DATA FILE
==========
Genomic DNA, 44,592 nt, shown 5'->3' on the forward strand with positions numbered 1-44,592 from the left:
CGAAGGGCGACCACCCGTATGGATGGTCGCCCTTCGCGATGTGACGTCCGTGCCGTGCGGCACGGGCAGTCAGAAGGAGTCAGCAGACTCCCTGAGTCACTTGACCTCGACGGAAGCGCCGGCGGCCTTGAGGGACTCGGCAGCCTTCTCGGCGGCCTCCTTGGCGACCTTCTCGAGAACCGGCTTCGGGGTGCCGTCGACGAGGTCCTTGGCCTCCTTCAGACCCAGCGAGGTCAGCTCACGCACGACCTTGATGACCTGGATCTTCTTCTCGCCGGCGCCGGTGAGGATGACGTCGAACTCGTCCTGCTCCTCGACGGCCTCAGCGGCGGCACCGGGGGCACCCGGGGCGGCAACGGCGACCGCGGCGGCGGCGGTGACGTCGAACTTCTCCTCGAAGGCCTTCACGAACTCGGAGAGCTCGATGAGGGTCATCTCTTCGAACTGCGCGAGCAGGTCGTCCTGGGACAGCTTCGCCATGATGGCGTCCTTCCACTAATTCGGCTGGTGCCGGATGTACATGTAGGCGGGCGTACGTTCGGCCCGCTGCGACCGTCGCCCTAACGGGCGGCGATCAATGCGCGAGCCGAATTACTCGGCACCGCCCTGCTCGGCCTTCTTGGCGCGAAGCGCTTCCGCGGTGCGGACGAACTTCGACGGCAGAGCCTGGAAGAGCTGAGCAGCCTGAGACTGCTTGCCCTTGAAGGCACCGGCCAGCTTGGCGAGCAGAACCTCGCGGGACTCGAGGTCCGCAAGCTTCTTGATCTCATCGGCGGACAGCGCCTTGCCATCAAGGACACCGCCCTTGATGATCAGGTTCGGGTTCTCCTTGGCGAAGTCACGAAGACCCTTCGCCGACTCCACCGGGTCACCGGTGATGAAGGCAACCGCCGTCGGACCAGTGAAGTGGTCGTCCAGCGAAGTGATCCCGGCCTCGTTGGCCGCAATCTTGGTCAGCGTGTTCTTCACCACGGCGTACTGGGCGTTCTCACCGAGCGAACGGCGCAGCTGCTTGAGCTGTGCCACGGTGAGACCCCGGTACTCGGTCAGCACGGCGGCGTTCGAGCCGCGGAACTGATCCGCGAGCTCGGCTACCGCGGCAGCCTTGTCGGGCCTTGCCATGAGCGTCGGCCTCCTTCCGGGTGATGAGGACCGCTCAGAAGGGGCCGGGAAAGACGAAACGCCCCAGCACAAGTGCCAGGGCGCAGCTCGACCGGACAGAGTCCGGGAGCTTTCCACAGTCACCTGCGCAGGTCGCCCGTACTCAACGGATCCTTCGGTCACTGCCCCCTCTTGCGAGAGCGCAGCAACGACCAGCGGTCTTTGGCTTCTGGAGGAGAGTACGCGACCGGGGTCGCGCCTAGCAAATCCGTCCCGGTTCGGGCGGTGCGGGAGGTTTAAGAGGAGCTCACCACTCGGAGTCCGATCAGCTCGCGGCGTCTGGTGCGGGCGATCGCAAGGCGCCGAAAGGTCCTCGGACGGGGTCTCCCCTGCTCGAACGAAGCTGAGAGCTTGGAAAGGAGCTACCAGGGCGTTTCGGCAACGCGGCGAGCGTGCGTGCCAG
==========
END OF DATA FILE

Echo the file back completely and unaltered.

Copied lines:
Genomic DNA, 44,592 nt, shown 5'->3' on the forward strand with positions numbered 1-44,592 from the left:
CGAAGGGCGACCACCCGTATGGATGGTCGCCCTTCGCGATGTGACGTCCGTGCCGTGCGGCACGGGCAGTCAGAAGGAGTCAGCAGACTCCCTGAGTCACTTGACCTCGACGGAAGCGCCGGCGGCCTTGAGGGACTCGGCAGCCTTCTCGGCGGCCTCCTTGGCGACCTTCTCGAGAACCGGCTTCGGGGTGCCGTCGACGAGGTCCTTGGCCTCCTTCAGACCCAGCGAGGTCAGCTCACGCACGACCTTGATGACCTGGATCTTCTTCTCGCCGGCGCCGGTGAGGATGACGTCGAACTCGTCCTGCTCCTCGACGGCCTCAGCGGCGGCACCGGGGGCACCCGGGGCGGCAACGGCGACCGCGGCGGCGGCGGTGACGTCGAACTTCTCCTCGAAGGCCTTCACGAACTCGGAGAGCTCGATGAGGGTCATCTCTTCGAACTGCGCGAGCAGGTCGTCCTGGGACAGCTTCGCCATGATGGCGTCCTTCCACTAATTCGGCTGGTGCCGGATGTACATGTAGGCGGGCGTACGTTCGGCCCGCTGCGACCGTCGCCCTAACGGGCGGCGATCAATGCGCGAGCCGAATTACTCGGCACCGCCCTGCTCGGCCTTCTTGGCGCGAAGCGCTTCCGCGGTGCGGACGAACTTCGACGGCAGAGCCTGGAAGAGCTGAGCAGCCTGAGACTGCTTGCCCTTGAAGGCACCGGCCAGCTTGGCGAGCAGAACCTCGCGGGACTCGAGGTCCGCAAGCTTCTTGATCTCATCGGCGGACAGCGCCTTGCCATCAAGGACACCGCCCTTGATGATCAGGTTCGGGTTCTCCTTGGCGAAGTCACGAAGACCCTTCGCCGACTCCACCGGGTCACCGGTGATGAAGGCAACCGCCGTCGGACCAGTGAAGTGGTCGTCCAGCGAAGTGATCCCGGCCTCGTTGGCCGCAATCTTGGTCAGCGTGTTCTTCACCACGGCGTACTGGGCGTTCTCACCGAGCGAACGGCGCAGCTGCTTGAGCTGTGCCACGGTGAGACCCCGGTACTCGGTCAGCACGGCGGCGTTCGAGCCGCGGAACTGATCCGCGAGCTCGGCTACCGCGGCAGCCTTGTCGGGCCTTGCCATGAGCGTCGGCCTCCTTCCGGGTGATGAGGACCGCTCAGAAGGGGCCGGGAAAGACGAAACGCCCCAGCACAAGTGCCAGGGCGCAGCTCGACCGGACAGAGTCCGGGAGCTTTCCACAGTCACCTGCGCAGGTCGCCCGTACTCAACGGATCCTTCGGTCACTGCCCCCTCTTGCGAGAGCGCAGCAACGACCAGCGGTCTTTGGCTTCTGGAGGAGAGTACGCGACCGGGGTCGCGCCTAGCAAATCCGTCCCGGTTCGGGCGGTGCGGGAGGTTTAAGAGGAGCTCACCACTCGGAGTCCGATCAGCTCGCGGCGTCTGGTGCGGGCGATCGCAAGGCGCCGAAAGGTCCTCGGACGGGGTCTCCCCTGCTCGAACGAAGCTGAGAGCTTGGAAAGGAGCTACCAGGGCGTTTCGGCAACGCGGCGAGCGTGCGTGCCAG